New Hole Opens On VHS Field


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Things may have officially gone from bad to worse for Verona High School’s main football field. On Thursday, a new hole opened on Thomas J. Sellitto Field, as the upper field closest to VHS is known.

The hole is about two feet in diameter, and is located close to the 40 yard line on the visitors’ side of the field. This was not one of the problem spots identified in the radar scan completed in mid-September. The ground-penetrating radar, however, is only effective to a depth of eight feet, which could mean that whatever caused the hole to develop occurred beneath that depth. According to Board of Education President John Quattrocchi, the firm that did the scan will be back on the VHS field today, Friday, to conduct a new investigation.

The probes at the field, which has been closed to all usage, began after a hole opened on the field in August. That hole, which may have been a well shaft dating from when the high school property was used by a large orphanage in the 1800s, was almost as large as the hole that opened on Thursday and perhaps 15 feet deep or more. Ten years ago, VHS had to shift its home games to Centennial Field after a sinkhole developed in the southern end zone on the visitors side of the field.

That area was one of three problem locations highlighted in the radar scan. The scan also indicated concern about a spot near the well shaft, as well as a site on the Sampson Drive end on the visitors side, where there appears to be metal below the ground. The visitors side of the field was created in the late 1970s with landfill material obtained from an Edison Laboratories building that was being demolished. The BOE said at Tuesday night’s meeting that it would soon be having test bores done on the field, work that will cost Verona another $10,000.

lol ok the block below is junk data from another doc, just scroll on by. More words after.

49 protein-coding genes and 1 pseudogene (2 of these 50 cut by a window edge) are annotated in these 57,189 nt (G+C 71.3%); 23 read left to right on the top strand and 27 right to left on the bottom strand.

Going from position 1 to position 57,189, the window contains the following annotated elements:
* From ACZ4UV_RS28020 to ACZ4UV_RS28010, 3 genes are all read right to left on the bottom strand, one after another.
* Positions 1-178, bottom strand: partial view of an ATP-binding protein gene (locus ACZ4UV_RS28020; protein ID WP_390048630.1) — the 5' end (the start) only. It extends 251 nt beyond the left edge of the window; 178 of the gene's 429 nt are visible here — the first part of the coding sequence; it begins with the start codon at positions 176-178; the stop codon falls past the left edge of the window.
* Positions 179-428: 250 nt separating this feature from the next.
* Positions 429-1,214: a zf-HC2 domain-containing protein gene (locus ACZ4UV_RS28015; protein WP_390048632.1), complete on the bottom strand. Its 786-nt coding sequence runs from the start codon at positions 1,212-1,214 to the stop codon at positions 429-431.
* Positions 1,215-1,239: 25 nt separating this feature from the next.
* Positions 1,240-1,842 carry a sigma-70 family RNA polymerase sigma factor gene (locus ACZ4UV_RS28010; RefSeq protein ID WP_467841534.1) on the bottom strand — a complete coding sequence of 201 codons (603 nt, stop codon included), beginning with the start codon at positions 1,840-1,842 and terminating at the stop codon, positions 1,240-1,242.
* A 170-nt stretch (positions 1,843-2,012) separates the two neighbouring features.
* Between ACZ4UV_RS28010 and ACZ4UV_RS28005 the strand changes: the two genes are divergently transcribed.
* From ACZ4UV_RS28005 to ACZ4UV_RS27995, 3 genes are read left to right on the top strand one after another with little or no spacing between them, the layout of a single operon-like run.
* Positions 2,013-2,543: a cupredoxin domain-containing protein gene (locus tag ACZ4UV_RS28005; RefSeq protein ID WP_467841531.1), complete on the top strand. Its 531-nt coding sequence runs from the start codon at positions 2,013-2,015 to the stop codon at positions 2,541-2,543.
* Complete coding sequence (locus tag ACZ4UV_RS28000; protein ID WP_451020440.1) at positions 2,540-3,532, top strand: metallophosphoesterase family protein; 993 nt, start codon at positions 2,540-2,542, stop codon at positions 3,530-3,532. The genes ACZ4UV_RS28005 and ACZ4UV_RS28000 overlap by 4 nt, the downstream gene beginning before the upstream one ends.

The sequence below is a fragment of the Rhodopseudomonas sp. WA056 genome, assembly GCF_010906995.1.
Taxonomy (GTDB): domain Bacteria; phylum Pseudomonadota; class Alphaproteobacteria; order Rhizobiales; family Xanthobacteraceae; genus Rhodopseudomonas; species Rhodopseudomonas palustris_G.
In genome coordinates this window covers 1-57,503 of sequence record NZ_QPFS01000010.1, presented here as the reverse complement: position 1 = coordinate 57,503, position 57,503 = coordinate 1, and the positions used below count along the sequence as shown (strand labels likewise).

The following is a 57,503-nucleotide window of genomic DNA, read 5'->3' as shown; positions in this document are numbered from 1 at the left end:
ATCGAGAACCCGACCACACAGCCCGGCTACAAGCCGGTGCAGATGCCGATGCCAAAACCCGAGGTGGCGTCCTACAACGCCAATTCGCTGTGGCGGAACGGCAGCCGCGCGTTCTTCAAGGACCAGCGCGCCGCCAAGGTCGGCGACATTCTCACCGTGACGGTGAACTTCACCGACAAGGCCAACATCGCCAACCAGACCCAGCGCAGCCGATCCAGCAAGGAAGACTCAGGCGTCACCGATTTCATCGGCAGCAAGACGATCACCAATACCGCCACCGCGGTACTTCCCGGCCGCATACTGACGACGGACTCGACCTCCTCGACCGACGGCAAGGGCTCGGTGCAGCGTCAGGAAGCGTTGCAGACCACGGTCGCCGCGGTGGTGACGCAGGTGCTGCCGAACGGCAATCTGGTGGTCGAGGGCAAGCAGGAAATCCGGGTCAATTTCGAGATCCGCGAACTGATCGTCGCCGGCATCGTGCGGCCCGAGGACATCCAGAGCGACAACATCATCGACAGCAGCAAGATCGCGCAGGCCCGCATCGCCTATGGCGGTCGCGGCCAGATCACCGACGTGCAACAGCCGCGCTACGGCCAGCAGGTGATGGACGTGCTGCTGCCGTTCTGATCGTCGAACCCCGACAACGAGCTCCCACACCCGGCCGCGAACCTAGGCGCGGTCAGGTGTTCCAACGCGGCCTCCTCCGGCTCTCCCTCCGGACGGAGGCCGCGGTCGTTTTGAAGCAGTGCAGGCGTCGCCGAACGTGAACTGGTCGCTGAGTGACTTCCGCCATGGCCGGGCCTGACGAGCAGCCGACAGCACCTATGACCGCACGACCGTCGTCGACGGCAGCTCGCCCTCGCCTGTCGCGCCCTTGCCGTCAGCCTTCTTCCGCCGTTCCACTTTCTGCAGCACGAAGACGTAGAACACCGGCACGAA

Verona has moved the home season of the Hillbillies football team to the lower field, which is known as Doc Goeltz Field. That was the original football field for VHS from 1956 through 1978.

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Virginia Citrano
Virginia Citrano
Virginia Citrano grew up in Verona. She moved away to write and edit for The Wall Street Journal’s European edition, Institutional Investor, Crain’s New York Business and Since returning to Verona, she has volunteered for school, civic and religious groups, served nine years on the Verona Environmental Commission and is now part of Sustainable Verona. She co-founded MyVeronaNJ in 2009. You can reach Virginia at [email protected].


  1. The real question that needs to be asked is:

    What frequency of antenna were they using? Was it the correct frequency?

    Although it states that they were getting 8 feet penetration, was the system they used properly calibrated with a proper velocity and dielectric constant?

    And there are so many more variables to consider.

  2. Just curious. Does anyone know why these problems didn’t show in the analysis that was done 10 years ago?


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